2 x 1-hour lectures weekly
6 x 2-hour tutorials per semester
2 x 1-hour seminars per semester
5 x 1-hour on-line exercises per semester
1 BIOL1102 - Molecular Basis of Life
2 2 of BIOL2761, BIOL2722
2a MMED2935 - Human Immunology and Infectious Diseases
3 72 units of topics
Must Satisfy: (1 and (2 or 2a) and 3)
Assumed knowledge
Basic cell biology, DNA, RNA and protein structure and function, basic immunology, basic microbiology (bacteria) and virology.
Examination (50%), Tutorials, Seminar presentation and submission, Quizzes
Topic description

This topic will extend the students' knowledge of the workings of the human immune system and the concepts of autoimmunity, immunopathology and allergy to an advanced level. In virology, the fundamental aspects of human virology will be extended to include advanced concepts including viral pathology, immunopathology, diversity, acute, chronic and latent infections and the relationship that these properties bear upon the immune responses to viruses. Students will be introduced to key applications of this knowledge in the areas of medicine, laboratory and health sciences.

Educational aims

This topic aims to provide a forum for advanced studies in medical virology and immunology extending on from the second year subject content provided in BIOL2761 Virology, MMED2935 Human Immunology and Infectious Diseases and BIOL2722 Disease and Immunology. These advanced studies will provide an attractive stream for students entering Flinders University with and interest in human and medical virology and immunology and a new opportunity to study in this area through the BSc or BMedSci course. The overall aims will be to educate students at a relatively in depth level in the medically relevant areas of virology and immunology with the goal to providing knowledge that can be applicable to both laboratory, medical and health science professions.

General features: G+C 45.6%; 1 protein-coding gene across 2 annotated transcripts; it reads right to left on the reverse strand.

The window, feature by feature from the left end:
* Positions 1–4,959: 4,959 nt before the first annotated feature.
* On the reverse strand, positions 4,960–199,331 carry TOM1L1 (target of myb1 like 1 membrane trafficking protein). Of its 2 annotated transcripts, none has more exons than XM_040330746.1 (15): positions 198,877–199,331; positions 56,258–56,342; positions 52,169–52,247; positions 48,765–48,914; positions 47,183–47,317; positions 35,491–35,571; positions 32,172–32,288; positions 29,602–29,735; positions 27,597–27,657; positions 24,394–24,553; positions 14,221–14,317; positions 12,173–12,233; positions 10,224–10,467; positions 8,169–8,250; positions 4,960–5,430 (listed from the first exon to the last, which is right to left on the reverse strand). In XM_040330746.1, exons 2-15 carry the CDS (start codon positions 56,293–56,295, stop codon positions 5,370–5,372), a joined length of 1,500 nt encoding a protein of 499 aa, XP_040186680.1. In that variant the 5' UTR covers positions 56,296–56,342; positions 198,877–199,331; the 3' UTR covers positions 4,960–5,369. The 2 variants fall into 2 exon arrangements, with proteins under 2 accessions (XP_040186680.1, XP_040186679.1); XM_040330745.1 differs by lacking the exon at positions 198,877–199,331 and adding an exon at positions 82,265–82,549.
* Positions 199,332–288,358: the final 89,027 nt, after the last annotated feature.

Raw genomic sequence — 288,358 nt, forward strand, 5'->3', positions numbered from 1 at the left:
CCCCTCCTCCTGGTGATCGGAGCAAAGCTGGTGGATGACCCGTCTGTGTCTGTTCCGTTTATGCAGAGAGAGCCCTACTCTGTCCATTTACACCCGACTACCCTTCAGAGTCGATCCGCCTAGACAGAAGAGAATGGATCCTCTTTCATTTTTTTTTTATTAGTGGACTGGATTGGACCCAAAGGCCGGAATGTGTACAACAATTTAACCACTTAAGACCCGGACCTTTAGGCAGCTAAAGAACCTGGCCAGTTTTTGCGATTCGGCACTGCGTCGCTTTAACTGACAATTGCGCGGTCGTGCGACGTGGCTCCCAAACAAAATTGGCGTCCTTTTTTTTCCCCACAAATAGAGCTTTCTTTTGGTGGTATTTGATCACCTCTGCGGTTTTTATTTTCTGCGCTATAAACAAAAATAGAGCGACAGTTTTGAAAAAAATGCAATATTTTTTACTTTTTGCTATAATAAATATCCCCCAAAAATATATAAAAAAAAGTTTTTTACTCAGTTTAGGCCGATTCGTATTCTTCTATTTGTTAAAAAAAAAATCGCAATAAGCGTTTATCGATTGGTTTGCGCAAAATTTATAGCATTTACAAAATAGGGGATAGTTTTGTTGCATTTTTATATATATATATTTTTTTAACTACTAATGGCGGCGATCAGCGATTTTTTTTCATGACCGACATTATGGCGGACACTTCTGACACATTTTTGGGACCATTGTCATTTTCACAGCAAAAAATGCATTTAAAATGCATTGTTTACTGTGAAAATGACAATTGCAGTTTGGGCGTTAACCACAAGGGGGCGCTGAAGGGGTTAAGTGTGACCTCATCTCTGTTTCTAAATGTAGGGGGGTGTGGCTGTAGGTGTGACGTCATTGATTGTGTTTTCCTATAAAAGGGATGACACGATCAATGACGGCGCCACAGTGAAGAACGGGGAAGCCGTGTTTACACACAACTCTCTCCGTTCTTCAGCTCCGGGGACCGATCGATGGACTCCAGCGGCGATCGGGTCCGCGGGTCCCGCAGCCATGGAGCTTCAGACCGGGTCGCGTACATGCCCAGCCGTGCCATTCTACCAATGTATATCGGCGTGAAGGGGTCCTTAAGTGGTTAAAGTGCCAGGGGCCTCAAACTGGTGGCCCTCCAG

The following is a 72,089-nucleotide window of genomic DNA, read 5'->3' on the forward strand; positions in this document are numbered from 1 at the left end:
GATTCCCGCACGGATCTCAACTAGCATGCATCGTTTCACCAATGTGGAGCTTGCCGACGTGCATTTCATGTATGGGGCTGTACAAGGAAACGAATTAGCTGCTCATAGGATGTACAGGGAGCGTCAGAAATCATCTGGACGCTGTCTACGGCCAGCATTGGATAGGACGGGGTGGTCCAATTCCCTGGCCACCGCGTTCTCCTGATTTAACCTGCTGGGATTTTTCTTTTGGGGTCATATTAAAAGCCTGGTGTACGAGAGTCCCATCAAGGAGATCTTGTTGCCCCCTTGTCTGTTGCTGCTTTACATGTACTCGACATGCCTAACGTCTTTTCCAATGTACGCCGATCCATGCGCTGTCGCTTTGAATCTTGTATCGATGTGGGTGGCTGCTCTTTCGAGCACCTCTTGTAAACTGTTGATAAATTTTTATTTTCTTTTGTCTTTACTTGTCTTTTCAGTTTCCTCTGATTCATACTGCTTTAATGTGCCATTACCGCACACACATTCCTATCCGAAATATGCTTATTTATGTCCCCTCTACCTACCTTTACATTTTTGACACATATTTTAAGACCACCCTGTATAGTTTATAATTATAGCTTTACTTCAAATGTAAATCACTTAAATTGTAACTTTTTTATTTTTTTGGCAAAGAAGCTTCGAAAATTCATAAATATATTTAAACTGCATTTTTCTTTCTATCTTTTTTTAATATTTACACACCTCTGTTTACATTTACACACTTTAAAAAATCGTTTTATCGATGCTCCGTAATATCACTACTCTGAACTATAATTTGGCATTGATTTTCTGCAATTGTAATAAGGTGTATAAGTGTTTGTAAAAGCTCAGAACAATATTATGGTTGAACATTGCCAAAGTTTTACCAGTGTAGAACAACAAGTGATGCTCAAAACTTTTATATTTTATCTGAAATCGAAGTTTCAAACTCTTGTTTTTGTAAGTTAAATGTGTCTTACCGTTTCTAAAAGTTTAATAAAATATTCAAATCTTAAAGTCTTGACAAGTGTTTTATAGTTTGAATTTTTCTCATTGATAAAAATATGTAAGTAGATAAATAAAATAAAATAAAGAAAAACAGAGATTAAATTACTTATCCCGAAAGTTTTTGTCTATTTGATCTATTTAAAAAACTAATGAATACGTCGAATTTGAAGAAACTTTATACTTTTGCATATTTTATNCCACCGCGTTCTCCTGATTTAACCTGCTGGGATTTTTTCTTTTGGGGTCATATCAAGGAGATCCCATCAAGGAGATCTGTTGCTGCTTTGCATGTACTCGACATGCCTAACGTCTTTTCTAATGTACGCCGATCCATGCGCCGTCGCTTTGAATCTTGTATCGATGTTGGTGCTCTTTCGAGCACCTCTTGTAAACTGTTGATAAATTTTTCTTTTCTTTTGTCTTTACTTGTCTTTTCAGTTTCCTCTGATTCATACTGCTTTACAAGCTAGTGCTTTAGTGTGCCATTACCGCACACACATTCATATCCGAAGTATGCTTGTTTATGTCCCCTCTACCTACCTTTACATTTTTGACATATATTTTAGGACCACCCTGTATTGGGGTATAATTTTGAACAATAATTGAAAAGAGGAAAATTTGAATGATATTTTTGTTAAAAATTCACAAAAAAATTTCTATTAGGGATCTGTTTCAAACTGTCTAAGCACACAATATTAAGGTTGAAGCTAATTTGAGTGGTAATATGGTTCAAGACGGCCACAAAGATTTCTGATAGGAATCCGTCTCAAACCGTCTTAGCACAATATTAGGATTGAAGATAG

Expected learning outcomes
On completion of this topic you will be expected to be able to:

  1. Critically explain the workings of innate and adaptive immunity and the role of this in human viral disease
  2. Critically explain the maintenance of balance in the immune system and how this effects human viral diseases
  3. Critically explain the immune responses and viral infections in situations such as chronic and latent infections and infections associated with serious pathology/immunopathology in humans
  4. Critically explain the immune responses to vaccinations and the problems some viruses present to vaccine approaches for human diseases
  5. Critically explain the laboratory models in immunology and virology research

Key dates and timetable

(1), (2)

Each class is numbered in brackets.
Where more than one class is offered, students normally attend only one.

Classes are held weekly unless otherwise indicated.


If you are enrolled for this topic, but all classes for one of the activities (eg tutorials) are full,
contact your College Office for assistance. Full classes frequently occur near the start of semester.

Students may still enrol in topics with full classes as more places will be made available as needed.

If this padlock appears next to an activity name (eg Lecture), then class registration is closed for this activity.

Class registration normally closes at the end of week 2 of each semester.

Classes in a stream are grouped so that the same students attend all classes in that stream.
Registration in the stream will result in registration in all classes.
  Unless otherwise advised, classes are not held during semester breaks or on public holidays.